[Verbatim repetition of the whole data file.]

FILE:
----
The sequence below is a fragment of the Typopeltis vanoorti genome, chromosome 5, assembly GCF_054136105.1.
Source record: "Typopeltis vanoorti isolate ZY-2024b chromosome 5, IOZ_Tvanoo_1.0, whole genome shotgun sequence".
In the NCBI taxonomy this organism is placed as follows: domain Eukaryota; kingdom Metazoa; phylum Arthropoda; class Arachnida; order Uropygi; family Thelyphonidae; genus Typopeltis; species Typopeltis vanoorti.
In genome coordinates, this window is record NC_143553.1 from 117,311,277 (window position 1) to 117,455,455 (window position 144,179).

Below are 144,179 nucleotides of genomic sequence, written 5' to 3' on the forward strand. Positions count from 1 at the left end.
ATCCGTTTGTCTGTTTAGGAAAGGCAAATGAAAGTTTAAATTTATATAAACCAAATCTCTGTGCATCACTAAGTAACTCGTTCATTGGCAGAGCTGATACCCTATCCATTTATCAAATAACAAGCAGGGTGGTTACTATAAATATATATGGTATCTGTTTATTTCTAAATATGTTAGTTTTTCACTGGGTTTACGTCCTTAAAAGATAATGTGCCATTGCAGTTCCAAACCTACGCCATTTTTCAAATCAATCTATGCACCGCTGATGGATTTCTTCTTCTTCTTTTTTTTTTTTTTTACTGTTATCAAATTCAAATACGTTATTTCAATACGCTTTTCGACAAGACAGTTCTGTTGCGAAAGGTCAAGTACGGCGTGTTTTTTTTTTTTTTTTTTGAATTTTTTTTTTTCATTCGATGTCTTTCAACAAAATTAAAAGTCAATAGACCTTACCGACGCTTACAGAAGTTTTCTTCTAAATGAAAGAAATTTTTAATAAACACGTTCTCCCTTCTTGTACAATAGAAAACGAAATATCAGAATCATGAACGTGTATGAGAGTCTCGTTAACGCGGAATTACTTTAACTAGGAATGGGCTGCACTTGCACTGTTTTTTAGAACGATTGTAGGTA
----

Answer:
The sequence below is a fragment of the Typopeltis vanoorti genome, chromosome 5, assembly GCF_054136105.1.
Source record: "Typopeltis vanoorti isolate ZY-2024b chromosome 5, IOZ_Tvanoo_1.0, whole genome shotgun sequence".
In the NCBI taxonomy this organism is placed as follows: domain Eukaryota; kingdom Metazoa; phylum Arthropoda; class Arachnida; order Uropygi; family Thelyphonidae; genus Typopeltis; species Typopeltis vanoorti.
In genome coordinates, this window is record NC_143553.1 from 117,311,277 (window position 1) to 117,455,455 (window position 144,179).

Below are 144,179 nucleotides of genomic sequence, written 5' to 3' on the forward strand. Positions count from 1 at the left end.
ATCCGTTTGTCTGTTTAGGAAAGGCAAATGAAAGTTTAAATTTATATAAACCAAATCTCTGTGCATCACTAAGTAACTCGTTCATTGGCAGAGCTGATACCCTATCCATTTATCAAATAACAAGCAGGGTGGTTACTATAAATATATATGGTATCTGTTTATTTCTAAATATGTTAGTTTTTCACTGGGTTTACGTCCTTAAAAGATAATGTGCCATTGCAGTTCCAAACCTACGCCATTTTTCAAATCAATCTATGCACCGCTGATGGATTTCTTCTTCTTCTTTTTTTTTTTTTTTACTGTTATCAAATTCAAATACGTTATTTCAATACGCTTTTCGACAAGACAGTTCTGTTGCGAAAGGTCAAGTACGGCGTGTTTTTTTTTTTTTTTTTTGAATTTTTTTTTTTCATTCGATGTCTTTCAACAAAATTAAAAGTCAATAGACCTTACCGACGCTTACAGAAGTTTTCTTCTAAATGAAAGAAATTTTTAATAAACACGTTCTCCCTTCTTGTACAATAGAAAACGAAATATCAGAATCATGAACGTGTATGAGAGTCTCGTTAACGCGGAATTACTTTAACTAGGAATGGGCTGCACTTGCACTGTTTTTTAGAACGATTGTAGGTA